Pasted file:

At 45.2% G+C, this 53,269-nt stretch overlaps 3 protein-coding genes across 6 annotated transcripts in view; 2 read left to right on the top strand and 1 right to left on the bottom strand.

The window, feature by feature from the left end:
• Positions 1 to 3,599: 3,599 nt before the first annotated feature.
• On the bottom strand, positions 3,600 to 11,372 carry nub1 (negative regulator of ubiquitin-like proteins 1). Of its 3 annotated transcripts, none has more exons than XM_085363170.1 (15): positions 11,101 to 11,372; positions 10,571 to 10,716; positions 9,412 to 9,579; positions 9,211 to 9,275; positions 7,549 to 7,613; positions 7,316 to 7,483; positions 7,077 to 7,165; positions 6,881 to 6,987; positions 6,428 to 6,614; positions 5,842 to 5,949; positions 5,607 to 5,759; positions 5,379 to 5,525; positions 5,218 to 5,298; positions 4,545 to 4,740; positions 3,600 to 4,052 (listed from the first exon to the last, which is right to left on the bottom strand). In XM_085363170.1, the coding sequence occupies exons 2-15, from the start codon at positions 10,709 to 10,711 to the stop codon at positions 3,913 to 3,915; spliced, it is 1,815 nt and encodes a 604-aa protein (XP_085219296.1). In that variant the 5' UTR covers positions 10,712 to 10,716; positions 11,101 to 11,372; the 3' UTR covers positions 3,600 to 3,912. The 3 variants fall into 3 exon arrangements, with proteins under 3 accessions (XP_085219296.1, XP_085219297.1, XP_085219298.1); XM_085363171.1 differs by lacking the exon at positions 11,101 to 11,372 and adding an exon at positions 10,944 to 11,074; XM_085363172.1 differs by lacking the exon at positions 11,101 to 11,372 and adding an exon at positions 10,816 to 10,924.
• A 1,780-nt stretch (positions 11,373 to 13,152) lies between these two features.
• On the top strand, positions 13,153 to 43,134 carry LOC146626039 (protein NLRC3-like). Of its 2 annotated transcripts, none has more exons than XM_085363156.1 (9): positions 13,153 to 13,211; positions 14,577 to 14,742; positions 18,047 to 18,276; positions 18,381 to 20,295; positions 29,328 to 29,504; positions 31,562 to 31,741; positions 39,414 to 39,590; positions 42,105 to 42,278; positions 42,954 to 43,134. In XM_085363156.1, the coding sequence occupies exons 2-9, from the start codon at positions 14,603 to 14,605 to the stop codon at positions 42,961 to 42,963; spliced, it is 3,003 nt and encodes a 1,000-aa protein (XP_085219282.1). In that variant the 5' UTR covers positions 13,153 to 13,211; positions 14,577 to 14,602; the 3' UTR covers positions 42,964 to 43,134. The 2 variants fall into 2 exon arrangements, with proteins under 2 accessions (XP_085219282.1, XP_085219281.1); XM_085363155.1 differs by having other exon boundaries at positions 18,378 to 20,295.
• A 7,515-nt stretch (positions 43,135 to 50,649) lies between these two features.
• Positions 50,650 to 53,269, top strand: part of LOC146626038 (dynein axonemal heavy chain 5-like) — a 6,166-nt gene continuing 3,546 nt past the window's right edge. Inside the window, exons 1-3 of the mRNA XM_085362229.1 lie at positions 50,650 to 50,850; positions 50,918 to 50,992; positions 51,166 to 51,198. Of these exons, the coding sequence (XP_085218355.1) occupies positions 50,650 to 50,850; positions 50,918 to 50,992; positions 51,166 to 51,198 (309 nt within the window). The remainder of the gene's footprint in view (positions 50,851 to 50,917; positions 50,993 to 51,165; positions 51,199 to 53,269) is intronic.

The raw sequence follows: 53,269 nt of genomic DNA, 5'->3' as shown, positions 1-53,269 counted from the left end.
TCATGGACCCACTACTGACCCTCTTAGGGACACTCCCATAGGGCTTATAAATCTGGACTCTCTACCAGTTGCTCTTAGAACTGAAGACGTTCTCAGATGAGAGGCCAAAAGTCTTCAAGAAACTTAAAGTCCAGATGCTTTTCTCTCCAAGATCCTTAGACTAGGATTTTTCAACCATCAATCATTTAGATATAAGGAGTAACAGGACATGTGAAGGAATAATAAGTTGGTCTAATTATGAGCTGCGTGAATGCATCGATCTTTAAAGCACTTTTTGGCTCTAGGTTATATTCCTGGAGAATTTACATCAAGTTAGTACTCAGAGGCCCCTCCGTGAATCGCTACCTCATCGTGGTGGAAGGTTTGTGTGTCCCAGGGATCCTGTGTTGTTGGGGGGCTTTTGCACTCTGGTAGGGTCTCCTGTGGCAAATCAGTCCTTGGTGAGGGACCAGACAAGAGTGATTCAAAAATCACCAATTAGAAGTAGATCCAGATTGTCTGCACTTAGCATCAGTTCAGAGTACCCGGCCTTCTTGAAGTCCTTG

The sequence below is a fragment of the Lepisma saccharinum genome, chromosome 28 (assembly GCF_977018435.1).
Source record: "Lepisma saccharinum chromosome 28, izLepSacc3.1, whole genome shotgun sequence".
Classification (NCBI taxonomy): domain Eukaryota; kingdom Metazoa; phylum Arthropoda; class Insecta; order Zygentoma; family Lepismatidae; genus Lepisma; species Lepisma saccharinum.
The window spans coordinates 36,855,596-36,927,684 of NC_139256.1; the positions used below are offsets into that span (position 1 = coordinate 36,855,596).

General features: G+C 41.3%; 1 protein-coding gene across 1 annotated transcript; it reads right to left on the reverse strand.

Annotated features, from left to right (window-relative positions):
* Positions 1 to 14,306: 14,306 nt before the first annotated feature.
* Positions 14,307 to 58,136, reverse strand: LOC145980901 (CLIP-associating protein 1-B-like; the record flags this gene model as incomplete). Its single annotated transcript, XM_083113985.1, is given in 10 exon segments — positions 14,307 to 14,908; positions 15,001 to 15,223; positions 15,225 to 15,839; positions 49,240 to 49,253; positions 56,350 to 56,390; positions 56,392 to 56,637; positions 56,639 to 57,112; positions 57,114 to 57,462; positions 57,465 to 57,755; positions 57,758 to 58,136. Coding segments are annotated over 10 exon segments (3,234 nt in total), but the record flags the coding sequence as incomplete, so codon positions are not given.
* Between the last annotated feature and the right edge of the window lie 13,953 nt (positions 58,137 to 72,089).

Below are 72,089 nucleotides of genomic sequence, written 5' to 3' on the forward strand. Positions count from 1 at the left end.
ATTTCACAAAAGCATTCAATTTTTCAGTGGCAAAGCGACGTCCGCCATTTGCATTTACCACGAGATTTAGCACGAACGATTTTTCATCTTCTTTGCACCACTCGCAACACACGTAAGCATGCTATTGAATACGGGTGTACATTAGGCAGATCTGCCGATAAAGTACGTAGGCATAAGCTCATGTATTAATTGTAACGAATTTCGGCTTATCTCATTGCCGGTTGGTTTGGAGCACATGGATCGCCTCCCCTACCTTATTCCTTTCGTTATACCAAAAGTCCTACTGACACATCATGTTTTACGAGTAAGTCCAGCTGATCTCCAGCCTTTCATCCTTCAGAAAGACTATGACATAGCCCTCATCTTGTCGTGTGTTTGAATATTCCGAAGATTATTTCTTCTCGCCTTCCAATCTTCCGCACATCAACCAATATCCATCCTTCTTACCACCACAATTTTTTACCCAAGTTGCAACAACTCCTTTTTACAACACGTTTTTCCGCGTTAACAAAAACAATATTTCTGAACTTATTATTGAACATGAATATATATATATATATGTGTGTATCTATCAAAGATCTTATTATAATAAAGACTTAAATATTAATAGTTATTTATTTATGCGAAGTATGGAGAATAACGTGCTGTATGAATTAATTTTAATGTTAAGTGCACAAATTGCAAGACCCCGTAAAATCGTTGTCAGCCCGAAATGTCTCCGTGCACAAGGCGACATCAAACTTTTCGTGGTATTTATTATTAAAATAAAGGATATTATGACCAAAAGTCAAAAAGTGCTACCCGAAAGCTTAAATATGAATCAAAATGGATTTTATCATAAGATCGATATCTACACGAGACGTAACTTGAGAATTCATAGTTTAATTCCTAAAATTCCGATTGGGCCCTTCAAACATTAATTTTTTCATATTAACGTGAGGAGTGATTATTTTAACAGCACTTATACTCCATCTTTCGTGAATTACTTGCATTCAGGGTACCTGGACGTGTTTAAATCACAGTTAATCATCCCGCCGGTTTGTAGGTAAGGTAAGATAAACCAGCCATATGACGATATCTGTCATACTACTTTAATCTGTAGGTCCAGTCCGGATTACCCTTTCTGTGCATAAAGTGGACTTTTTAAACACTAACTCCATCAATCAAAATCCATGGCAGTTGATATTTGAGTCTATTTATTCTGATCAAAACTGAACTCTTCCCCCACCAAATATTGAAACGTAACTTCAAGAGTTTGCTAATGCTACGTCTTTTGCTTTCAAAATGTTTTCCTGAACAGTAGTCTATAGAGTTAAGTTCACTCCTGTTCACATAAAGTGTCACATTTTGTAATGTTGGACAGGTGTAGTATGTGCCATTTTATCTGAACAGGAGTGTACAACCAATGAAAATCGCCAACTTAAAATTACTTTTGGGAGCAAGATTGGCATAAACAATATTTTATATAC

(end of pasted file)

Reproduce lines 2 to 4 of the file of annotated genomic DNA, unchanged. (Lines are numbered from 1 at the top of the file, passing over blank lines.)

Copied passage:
The window, feature by feature from the left end:
• Positions 1 to 3,599: 3,599 nt before the first annotated feature.
• On the bottom strand, positions 3,600 to 11,372 carry nub1 (negative regulator of ubiquitin-like proteins 1). Of its 3 annotated transcripts, none has more exons than XM_085363170.1 (15): positions 11,101 to 11,372; positions 10,571 to 10,716; positions 9,412 to 9,579; positions 9,211 to 9,275; positions 7,549 to 7,613; positions 7,316 to 7,483; positions 7,077 to 7,165; positions 6,881 to 6,987; positions 6,428 to 6,614; positions 5,842 to 5,949; positions 5,607 to 5,759; positions 5,379 to 5,525; positions 5,218 to 5,298; positions 4,545 to 4,740; positions 3,600 to 4,052 (listed from the first exon to the last, which is right to left on the bottom strand). In XM_085363170.1, the coding sequence occupies exons 2-15, from the start codon at positions 10,709 to 10,711 to the stop codon at positions 3,913 to 3,915; spliced, it is 1,815 nt and encodes a 604-aa protein (XP_085219296.1). In that variant the 5' UTR covers positions 10,712 to 10,716; positions 11,101 to 11,372; the 3' UTR covers positions 3,600 to 3,912. The 3 variants fall into 3 exon arrangements, with proteins under 3 accessions (XP_085219296.1, XP_085219297.1, XP_085219298.1); XM_085363171.1 differs by lacking the exon at positions 11,101 to 11,372 and adding an exon at positions 10,944 to 11,074; XM_085363172.1 differs by lacking the exon at positions 11,101 to 11,372 and adding an exon at positions 10,816 to 10,924.